I BELIEVE THAT I can bring a unique perspective to the discussion of the California prison system that will get underway Monday during the special session of the Legislature.
I was a Republican member of the Assembly from 1978 to 1994. During those years, I voted for every new prison that was proposed. As GOP leader from 1984 to 1988, I led the fight for new prisons on the floor of the Assembly, leading to the most dramatic expansion of a prison system in history.
Then, in 1994, I was convicted in the “Shrimpscam” sting and spent more than two years in federal prison. I saw firsthand the effect of the “lock ‘em up” policies I had so ardently advocated in the Assembly. But what I didn’t see shocked me even more. I realized that very little is being done to prepare inmates for their release.
For much of my sentence, I lived in a dorm with 50 other inmates, in a camp with about 400 prisoners. Although technically it was a “labor camp,” in reality there was only enough work to keep each of us busy for about half an hour. The rest of our 7 1/2 -hour shift was spent “looking busy.” We weren’t allowed to bring anything to write with, or to read. We milled around, pretending to work. Those are hardly the skills that we should be teaching inmates.
Why should we care? Because what happens in prison doesn’t stay in prison. More than 90% of those in prison eventually will be released. What kind of neighbors will they be? It is at our peril that we leave inmates unprepared for their return.
Inmates spend years in overcrowded prisons where they are exposed to the horrors of violence and are isolated from family and friends. Most are idle, warehoused with little preparation to make better choices when they return to the free world. In some California prisons, 75% of the inmates have no activities during the day. Although about three of every four inmates have a substance-abuse problem, less than 20% will have any substance-abuse treatment before they are released.
The results of these policies are sadly predictable. California’s recidivism rate is 70% -- the highest in the nation. If seven out of 10 patients left a hospital but had to go back because they were still sick, we would find another hospital. Yet California has not reformed the way we prepare inmates. Instead, we just build more prisons. Here are my suggested principles to guide prison reform:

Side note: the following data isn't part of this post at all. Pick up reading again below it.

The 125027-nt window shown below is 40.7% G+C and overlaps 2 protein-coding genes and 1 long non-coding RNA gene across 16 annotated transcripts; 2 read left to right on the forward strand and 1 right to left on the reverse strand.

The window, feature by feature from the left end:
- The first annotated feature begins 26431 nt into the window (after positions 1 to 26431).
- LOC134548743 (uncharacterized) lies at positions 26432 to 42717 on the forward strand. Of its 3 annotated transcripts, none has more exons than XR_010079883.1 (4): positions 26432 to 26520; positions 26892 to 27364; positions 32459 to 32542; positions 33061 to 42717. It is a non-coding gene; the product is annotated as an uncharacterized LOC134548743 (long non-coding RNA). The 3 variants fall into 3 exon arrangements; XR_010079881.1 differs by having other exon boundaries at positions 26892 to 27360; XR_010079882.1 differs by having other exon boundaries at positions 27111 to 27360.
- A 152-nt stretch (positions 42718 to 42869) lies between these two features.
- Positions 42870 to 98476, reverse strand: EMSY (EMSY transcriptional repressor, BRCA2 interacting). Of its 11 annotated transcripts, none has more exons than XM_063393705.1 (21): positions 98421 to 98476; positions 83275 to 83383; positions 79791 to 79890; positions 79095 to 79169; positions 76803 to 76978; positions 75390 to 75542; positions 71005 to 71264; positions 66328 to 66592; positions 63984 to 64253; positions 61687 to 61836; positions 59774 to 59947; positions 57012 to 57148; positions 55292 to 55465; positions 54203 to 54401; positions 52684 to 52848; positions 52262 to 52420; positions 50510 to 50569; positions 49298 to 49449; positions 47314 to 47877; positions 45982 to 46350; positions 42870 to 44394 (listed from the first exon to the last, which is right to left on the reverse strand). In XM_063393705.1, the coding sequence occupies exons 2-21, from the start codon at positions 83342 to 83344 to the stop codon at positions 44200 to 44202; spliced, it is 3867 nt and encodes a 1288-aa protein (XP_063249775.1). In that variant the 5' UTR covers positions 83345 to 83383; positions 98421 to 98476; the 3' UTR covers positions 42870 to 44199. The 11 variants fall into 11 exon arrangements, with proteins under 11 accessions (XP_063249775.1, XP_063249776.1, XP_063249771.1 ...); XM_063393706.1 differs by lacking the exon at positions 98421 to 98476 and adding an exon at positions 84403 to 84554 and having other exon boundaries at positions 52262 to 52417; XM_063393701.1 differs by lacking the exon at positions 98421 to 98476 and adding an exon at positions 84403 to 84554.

* Every reform must be judged by whether it makes the public safer. This may seem obvious, but many prison policies are based on the convenience of the bureaucracy rather than public safety. One glaring example: Some inmates have been “frog-walked” from solitary in Pelican Bay directly to the gate and released. No period of preparation to make decisions in the free world.
* Reserve costly prison beds for people we are afraid of, not for people we’re mad at. Too many prisoners pose no physical threat to us. We’re not afraid of them; we’re mad at them. There are ways to punish them in the community, holding them accountable to do honest work and pay restitution.
* Remove the nonviolent mentally ill from our prisons. Prisons are not set up to give mentally ill inmates the treatment they need, and their presence in our prisons makes management of the inmate population much more difficult.
* Encourage participation in faith-based activities. Inmates need to learn self-restraint, based on a worldview that reminds them that they are not the center of the universe.
* Give inmates meaningful work and educational opportunities. Meaningful jobs teach inmates productive skills that will help them make the transition to leading productive lives in the free world. The wages they receive allow them to pay restitution to the victims they have harmed, support their families, pay some of the costs of their incarceration and save a small amount toward their “gate money.”
Rather than putting resources into bricks, mortar and barbed wire, the legislature should give prison staff the resources to prepare inmates to find honest work, support their families and be good members of the community.